Our Myanmar Travel FAQ aims to give you all you should know if you take a holiday in Myanmar; visas, language, money, food, climate, places to see and the time difference. Until recently, few tourists went to this largely closed country but times have changed and the attractions that people remember from colonial times are being enjoyed again.
What time zone is Myanmar in?
Will I manage if I only speak English?
Is there a reliable Internet Service?
Will my mobile phone work?
Should I arrange travel insurance?
Will Myanmar be a culture shock?
What is food like in Myanmar?
What clothes should I pack?
How much luggage should I take?
What is the electric current in Myanmar?
What is the best currency?
Can I use credit cards everywhere?
How expensive is travel?
Should I tip in Myanmar?
Passport & Visa
Do I need a visa?
Are there any passport requirements?
Is it safe to drink the tap water?
Is it safe to travel in Myanmar?
Why is it important to avoid drugs?
Is it safe to drive?
What do I do in an emergency?
How do I report a crime?
What are the common scams?
Will I enjoy the shopping?
Things to do
What sightseeing options should I have?
Where are the best beaches?
What is the best alternative to arrive in Myanmar?
How should I get around in Myanmar?
What is the traffic like?
What is the climate like?
Q. What time zone is Myanmar in?
A. Myanmar is 3.5 hours behind Australia, 6.5 hours ahead of London and 11.5 hours ahead of New York.
Q. Will I manage if I only speak English?
A. English is the second language after Burmese; Myanmar, then Burma, was a British colony.In tourist areas you should always be understood you. Many signs are in English and Burmese. It is nice and always appreciated if you know a few local words such as Hello, goodbye, Thank you etc. If you have an organised Myanmar holiday you will have a guide to help in the event of any problem.
Q. Is there a reliable Internet Service?
A. The Internet is improving but it is often slow. Yangon, Bagan and Mandalay which are the main tourist centres have the best facilities.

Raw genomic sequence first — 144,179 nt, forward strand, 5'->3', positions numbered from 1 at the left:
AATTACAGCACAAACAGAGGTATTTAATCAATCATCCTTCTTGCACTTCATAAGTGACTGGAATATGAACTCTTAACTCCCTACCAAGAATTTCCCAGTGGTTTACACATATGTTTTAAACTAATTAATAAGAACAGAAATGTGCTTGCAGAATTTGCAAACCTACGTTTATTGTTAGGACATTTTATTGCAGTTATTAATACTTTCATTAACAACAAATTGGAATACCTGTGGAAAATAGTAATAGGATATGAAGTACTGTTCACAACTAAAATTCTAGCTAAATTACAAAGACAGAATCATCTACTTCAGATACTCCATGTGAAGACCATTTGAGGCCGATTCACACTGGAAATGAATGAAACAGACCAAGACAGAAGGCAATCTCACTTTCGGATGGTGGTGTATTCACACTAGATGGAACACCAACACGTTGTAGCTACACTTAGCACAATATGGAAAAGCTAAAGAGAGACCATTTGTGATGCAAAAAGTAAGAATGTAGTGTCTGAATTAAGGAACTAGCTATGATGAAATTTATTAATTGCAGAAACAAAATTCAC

Q. Will my mobile phone work?
A. SIM Cards can be bought though coverage in remote regions is non-existent.
Q. Should I arrange travel insurance?
A. It is advisable to have suitable insurance so that you are covered for any medical problem, delay, disruption of your holiday or loss of belongings and important documents.
Q. Will Myanmar be a culture shock?
A. It is worth reading about local culture before you travel. The Burmese are very hospitable people who do not easily take offence but that is as long as you respect their culture. There are several simple things to remember:
• Dress appropriately at religious sites which means no bare shoulders, mini-skirts or shorts. You will need to remove your shoes at times, for example when entering a temple. At no time should you have your back to a Buddha image or statue.
• It is rude to point in any way with your feet or touch anyone’s head.
• Don’t take close-up photographs of anyone without permission. That certainly applies when you are in a temple.
• Bow forward slightly with hands together when introduced to someone. This formal greeting is not required on every occasion.
Q. What is food like in Myanmar?
A. The cuisine reflects the things grown in the Country which are similar to elsewhere in the wider region. It has been influenced by the Chinese, Indians and the Mon. Rice comes with most meals, often in form of noodles. Fresh vegetables are used as a side dish or within the recipe itself. You can expect dipping sauces and soups together with herbs and spices. Dishes may be stewed, grilled or fried. There is little red meat in the diet; you are likely to get poultry, pork and fish in your dishes. The food is very healthy with little oil. Be prepared to eat street food which is very fresh, especially from busy stalls and definitely inexpensive. The national dish is Mohinga. It is a rice vermicelli and fish curry, usingchili, coriander with regional variations. It can vary from sweet to spicy.